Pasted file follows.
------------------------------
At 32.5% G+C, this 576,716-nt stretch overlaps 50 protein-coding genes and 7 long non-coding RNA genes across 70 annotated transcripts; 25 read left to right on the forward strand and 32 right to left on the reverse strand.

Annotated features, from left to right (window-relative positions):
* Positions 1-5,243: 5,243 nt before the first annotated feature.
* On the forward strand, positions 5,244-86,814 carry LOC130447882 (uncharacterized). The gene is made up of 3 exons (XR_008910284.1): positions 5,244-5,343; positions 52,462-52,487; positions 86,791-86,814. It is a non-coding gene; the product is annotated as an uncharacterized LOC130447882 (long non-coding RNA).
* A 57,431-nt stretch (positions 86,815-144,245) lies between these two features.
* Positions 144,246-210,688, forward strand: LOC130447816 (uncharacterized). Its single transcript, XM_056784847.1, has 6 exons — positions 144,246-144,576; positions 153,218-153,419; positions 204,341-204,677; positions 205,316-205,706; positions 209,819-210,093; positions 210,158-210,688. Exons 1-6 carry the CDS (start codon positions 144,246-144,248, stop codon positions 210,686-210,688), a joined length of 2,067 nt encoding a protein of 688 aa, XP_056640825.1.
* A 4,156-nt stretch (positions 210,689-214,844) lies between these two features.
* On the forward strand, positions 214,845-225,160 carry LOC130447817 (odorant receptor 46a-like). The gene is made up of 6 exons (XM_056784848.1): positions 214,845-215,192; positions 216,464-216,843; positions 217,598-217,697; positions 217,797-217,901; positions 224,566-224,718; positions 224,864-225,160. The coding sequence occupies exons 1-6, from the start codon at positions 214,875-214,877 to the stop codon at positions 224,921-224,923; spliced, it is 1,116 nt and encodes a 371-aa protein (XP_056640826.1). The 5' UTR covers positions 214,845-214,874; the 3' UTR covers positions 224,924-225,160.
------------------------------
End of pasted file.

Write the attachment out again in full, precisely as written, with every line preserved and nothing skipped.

At 32.5% G+C, this 576,716-nt stretch overlaps 50 protein-coding genes and 7 long non-coding RNA genes across 70 annotated transcripts; 25 read left to right on the forward strand and 32 right to left on the reverse strand.

Annotated features, from left to right (window-relative positions):
* Positions 1-5,243: 5,243 nt before the first annotated feature.
* On the forward strand, positions 5,244-86,814 carry LOC130447882 (uncharacterized). The gene is made up of 3 exons (XR_008910284.1): positions 5,244-5,343; positions 52,462-52,487; positions 86,791-86,814. It is a non-coding gene; the product is annotated as an uncharacterized LOC130447882 (long non-coding RNA).
* A 57,431-nt stretch (positions 86,815-144,245) lies between these two features.
* Positions 144,246-210,688, forward strand: LOC130447816 (uncharacterized). Its single transcript, XM_056784847.1, has 6 exons — positions 144,246-144,576; positions 153,218-153,419; positions 204,341-204,677; positions 205,316-205,706; positions 209,819-210,093; positions 210,158-210,688. Exons 1-6 carry the CDS (start codon positions 144,246-144,248, stop codon positions 210,686-210,688), a joined length of 2,067 nt encoding a protein of 688 aa, XP_056640825.1.
* A 4,156-nt stretch (positions 210,689-214,844) lies between these two features.
* On the forward strand, positions 214,845-225,160 carry LOC130447817 (odorant receptor 46a-like). The gene is made up of 6 exons (XM_056784848.1): positions 214,845-215,192; positions 216,464-216,843; positions 217,598-217,697; positions 217,797-217,901; positions 224,566-224,718; positions 224,864-225,160. The coding sequence occupies exons 1-6, from the start codon at positions 214,875-214,877 to the stop codon at positions 224,921-224,923; spliced, it is 1,116 nt and encodes a 371-aa protein (XP_056640826.1). The 5' UTR covers positions 214,845-214,874; the 3' UTR covers positions 224,924-225,160.